February 25, 2019
Sexuality Superheroes: Reece Malone
This week’s Sexuality Superhero is: Reece Malone. Reece is a sexuality star, delivering a wealth of knowledge through his online courses and sexuality consulting. Whether its an individual or a couple, Reece is well-practised in issues dealing with intimacy, sexual satisfaction and so much more! Check out his feature below:
How did you find yourself working in sexuality?
In my youth I was curious about many aspects of culture and society, including sexuality. I didn’t receive any information about the “birds and the bees” from my parents and truly believed that babies came from storks. I also believed that dads can birth kittens and everyone had the capacity to birth a cute pet. At 8 years old, I began asking questions about different aspects of sexuality. A lot of questions. Unfortunately my questions were often met with negativity leaving me with a feeling that I asked something bad. Asking my parents about sex was off the table so I turned elsewhere to find answers.
I evolved to become a container of sexuality information which eventually lead me to a position as a full-time sexuality education program coordinator and trainer with my local LGBT2SQ+ resource centre. To build my professional capacity and cultural awareness, I took courses in human sexuality, stumbled on sexology as a profession, and realized that I can combine my interests as both an educator and clinician.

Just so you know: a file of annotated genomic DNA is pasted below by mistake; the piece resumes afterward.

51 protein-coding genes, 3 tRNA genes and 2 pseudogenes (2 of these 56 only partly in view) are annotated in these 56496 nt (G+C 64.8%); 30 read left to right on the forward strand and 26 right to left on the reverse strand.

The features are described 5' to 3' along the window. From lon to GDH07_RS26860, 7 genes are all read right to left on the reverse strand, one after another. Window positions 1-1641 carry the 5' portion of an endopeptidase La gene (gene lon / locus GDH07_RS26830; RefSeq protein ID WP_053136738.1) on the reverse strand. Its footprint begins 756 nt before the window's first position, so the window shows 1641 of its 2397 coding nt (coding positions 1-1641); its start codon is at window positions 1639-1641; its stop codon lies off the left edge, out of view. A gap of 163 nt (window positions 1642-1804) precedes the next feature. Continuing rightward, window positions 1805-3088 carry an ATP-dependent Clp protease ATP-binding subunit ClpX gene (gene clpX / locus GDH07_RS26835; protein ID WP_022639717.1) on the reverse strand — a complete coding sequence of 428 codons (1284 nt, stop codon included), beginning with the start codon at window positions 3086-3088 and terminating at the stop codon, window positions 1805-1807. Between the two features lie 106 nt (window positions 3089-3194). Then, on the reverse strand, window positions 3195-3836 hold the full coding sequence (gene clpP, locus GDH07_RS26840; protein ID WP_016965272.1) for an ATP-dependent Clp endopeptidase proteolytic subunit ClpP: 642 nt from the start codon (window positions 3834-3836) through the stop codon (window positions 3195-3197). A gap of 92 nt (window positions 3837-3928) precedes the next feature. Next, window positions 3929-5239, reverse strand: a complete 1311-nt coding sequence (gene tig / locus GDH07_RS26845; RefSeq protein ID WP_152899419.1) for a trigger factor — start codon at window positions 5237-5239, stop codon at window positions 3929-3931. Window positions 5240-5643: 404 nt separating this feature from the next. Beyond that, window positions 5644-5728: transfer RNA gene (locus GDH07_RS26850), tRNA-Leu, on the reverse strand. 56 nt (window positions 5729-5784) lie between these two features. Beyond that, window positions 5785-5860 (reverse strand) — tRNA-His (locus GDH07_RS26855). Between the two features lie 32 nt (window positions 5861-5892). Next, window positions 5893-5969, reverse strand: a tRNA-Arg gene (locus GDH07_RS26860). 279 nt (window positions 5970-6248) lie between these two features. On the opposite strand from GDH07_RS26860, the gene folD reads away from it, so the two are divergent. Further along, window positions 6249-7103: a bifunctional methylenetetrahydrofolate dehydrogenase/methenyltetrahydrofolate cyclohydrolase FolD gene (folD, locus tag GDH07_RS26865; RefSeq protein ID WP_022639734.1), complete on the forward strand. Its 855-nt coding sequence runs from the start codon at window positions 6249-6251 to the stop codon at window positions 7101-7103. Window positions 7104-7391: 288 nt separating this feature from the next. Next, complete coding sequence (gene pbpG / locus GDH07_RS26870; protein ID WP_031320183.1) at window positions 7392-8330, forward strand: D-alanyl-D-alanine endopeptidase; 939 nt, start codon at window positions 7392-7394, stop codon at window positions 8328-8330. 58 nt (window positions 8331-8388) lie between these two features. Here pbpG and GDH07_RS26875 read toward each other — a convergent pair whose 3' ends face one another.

To this day, I still ask sexuality questions. This time it’s to support other professionals build their capacities and to help
individuals and relationships unpack and explore their thoughts, feelings and experiences.
What is the best part of the job?
As a public educator and private therapist, there are so many incredible parts of my job. It’s a privilege and honour to witness transformation as well as personal and professional growth. It’s knowing that my space is a shame-free safe container for those to express feelings, emotions and experiences that they’ve deeply harboured, sometimes for years. And it’s being a part of a process where individuals cognitively shift and put into action social and organizational change.
What is the most challenging part of the job?
As a clinician the most challenging part of my job is to hold space for those to express deep visceral pain and struggle. There are topics that are difficult to hear, such as consent violations or when children are negatively affected. There are also difficult situations such as when secrets or infidelities are revealed, or when a partner turns to the other and says, “I don’t love you anymore.”
As an educator the most challenging parts of my job is when a gender or sexual diverse youth shares that their parents do not love them unconditionally or when a professional in the field participates in practices that don’t align with inclusion or equity.
Any kind of gatekeeping that affects wellness and self-determination really annoys me.
What is your most important piece of advice that has the potential to revolutionize relationships?